James A. White Sr.: The little problem I had renting a house
20 Feb 2015 5:48:19
Fifty-three years ago, James A. White Sr. joined the US Air Force. But as an African American man, he had to go to shocking lengths to find a place for his young family to live nearby. He tells this powerful story about the lived experience of "everyday racism" -- and how it echoes today in the way he's had to teach his grandchildren to interact with police.
Angelo Vermeulen: How to go to space, without having to go to space
19 Feb 2015 6:05:29
"We will start inhabiting outer space," says NASA crew commander Angelo Vermeulen. "It might take 50 years or it might take 500 years, but it’s going to happen." In this charming talk, the TED Senior Fellow describes some of his official work to make sure humans are prepared for life in deep space ... and shares a fascinating art project in which he challenged people worldwide to design homes we might live in there.
Laura Boushnak: For these women, reading is a daring act
18 Feb 2015 6:04:44
In some parts of the world, half of the women lack basic reading and writing skills. The reasons vary, but in many cases, literacy isn't valued by fathers, husbands, even mothers. Photographer and TED Fellow Laura Boushnak traveled to countries including Yemen, Egypt and Tunisia to highlight brave women -- schoolgirls, political activists, 60-year-old moms -- who are fighting the statistics.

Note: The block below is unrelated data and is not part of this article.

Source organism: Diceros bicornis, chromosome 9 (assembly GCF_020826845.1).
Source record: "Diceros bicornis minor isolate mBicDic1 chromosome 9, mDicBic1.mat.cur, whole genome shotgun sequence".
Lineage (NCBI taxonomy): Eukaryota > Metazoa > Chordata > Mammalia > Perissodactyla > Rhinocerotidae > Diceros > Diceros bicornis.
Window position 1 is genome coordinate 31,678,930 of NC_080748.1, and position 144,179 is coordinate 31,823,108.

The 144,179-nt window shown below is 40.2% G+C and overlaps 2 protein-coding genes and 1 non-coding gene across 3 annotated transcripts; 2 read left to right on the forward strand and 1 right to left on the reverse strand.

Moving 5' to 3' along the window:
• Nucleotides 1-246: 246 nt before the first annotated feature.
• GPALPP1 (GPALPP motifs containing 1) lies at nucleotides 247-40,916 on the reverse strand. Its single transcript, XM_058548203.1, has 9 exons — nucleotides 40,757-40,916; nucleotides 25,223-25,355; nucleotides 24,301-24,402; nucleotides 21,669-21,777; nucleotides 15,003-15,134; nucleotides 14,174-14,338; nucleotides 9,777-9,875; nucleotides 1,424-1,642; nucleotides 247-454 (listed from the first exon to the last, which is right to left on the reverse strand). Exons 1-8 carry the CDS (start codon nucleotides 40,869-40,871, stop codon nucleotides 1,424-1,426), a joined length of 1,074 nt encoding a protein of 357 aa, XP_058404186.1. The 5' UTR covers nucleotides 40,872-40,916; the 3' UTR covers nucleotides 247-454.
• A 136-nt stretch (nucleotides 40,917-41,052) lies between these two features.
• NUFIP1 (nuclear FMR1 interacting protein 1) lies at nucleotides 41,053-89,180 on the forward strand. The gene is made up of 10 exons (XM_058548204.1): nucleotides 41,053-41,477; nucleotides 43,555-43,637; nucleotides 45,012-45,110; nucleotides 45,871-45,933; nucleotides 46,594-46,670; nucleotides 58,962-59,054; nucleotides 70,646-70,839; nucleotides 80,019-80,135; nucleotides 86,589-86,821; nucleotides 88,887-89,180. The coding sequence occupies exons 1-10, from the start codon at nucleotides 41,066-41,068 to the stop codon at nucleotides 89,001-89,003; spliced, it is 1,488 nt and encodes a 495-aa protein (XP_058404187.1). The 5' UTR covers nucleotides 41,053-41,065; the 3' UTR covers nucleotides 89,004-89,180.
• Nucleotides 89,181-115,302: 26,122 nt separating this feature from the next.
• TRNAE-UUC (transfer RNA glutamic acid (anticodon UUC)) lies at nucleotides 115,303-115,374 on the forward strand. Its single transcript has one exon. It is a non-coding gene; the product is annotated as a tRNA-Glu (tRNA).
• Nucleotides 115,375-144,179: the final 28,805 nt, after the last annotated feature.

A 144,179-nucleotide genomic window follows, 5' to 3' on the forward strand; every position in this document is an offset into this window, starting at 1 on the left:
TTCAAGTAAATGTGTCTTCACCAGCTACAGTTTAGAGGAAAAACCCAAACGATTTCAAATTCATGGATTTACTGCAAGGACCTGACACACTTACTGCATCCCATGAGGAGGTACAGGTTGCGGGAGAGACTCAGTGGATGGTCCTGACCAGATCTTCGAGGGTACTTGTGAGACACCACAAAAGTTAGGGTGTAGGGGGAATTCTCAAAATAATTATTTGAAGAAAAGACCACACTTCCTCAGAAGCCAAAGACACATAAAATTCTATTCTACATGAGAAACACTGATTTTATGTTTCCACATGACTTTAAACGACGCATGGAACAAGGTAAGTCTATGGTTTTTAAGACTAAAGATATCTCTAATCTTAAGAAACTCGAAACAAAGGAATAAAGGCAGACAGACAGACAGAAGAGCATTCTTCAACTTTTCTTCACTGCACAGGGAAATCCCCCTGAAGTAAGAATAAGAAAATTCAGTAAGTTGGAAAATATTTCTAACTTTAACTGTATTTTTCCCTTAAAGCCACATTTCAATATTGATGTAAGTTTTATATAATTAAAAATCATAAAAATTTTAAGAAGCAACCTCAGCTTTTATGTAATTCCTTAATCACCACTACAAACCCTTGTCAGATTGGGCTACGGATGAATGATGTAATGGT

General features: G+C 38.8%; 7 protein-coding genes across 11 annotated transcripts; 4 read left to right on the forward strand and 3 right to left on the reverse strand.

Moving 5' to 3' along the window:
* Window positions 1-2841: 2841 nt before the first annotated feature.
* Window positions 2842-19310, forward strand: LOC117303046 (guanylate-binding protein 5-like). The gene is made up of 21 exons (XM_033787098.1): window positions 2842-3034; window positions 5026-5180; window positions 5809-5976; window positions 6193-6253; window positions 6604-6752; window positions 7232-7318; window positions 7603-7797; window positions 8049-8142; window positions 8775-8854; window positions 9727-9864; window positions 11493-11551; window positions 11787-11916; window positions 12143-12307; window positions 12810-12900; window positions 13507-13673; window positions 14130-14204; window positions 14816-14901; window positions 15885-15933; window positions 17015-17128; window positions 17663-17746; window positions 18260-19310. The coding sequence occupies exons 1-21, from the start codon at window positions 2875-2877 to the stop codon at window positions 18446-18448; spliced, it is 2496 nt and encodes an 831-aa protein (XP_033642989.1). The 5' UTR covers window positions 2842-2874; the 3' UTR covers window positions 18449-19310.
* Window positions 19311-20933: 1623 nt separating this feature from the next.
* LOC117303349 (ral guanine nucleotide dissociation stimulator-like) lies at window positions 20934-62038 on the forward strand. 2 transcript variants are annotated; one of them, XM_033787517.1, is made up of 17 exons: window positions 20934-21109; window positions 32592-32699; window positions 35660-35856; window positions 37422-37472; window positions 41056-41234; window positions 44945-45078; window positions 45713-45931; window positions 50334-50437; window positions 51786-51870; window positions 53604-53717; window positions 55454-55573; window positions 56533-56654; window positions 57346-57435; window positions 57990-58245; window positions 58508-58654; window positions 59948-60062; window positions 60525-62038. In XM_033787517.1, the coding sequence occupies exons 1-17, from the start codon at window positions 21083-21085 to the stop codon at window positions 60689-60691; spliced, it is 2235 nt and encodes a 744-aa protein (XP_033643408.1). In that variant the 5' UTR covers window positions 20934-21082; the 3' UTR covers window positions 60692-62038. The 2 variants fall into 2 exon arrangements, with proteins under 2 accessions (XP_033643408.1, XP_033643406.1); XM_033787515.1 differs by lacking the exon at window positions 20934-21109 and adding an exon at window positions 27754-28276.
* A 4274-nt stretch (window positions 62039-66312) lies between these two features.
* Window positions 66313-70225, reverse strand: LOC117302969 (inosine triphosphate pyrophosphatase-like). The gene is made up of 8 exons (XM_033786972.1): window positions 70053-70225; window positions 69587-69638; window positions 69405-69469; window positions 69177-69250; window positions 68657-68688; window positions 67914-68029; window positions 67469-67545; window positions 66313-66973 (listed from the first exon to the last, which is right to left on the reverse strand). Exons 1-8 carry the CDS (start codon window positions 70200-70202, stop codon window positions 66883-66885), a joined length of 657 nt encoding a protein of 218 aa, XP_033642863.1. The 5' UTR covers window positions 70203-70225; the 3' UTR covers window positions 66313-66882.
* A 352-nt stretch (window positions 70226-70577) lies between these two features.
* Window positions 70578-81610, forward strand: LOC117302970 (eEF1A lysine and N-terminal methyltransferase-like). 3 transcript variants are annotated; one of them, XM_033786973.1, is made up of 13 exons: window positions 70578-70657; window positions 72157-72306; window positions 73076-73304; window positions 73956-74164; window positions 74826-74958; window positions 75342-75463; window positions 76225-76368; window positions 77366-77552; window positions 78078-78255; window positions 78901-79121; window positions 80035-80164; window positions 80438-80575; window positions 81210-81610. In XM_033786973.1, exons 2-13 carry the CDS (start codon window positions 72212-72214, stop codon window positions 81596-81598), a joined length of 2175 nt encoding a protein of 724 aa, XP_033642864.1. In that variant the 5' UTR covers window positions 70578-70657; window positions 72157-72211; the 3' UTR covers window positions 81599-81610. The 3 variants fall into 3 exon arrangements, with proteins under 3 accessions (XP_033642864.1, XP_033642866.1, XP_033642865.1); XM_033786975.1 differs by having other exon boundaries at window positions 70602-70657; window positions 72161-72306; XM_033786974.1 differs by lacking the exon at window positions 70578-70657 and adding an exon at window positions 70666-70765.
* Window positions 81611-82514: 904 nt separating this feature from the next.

Nadine Burke Harris: How childhood trauma affects health across a lifetime
17 Feb 2015 5:50:36
Childhood trauma isn’t something you just get over as you grow up. Pediatrician Nadine Burke Harris explains that the repeated stress of abuse, neglect and parents struggling with mental health or substance abuse issues has real, tangible effects on the development of the brain. This unfolds across a lifetime, to the point where those who’ve experienced high levels of trauma are at triple the risk for heart disease and lung cancer. An impassioned plea for pediatric medicine to confront the prevention and treatment of trauma, head-on.
Guy Winch: The case for emotional hygiene
16 Feb 2015 6:08:15
We'll go to the doctor when we feel flu-ish or a nagging pain. So why don’t we see a health professional when we feel emotional pain: guilt, loss, loneliness? Too many of us deal with common psychological-health issues on our own, says Guy Winch. But we don’t have to. He makes a compelling case to practice emotional hygiene — taking care of our emotions, our minds, with the same diligence we take care of our bodies.
Hannah Fry: The mathematics of love
13 Feb 2015 5:56:26
Finding the right mate is no cakewalk -- but is it even mathematically likely? In a charming talk, mathematician Hannah Fry shows patterns in how we look for love, and gives her top three tips (verified by math!) for finding that special someone.
Kenneth Shinozuka: My simple invention, designed to keep my grandfather safe
12 Feb 2015 6:00:20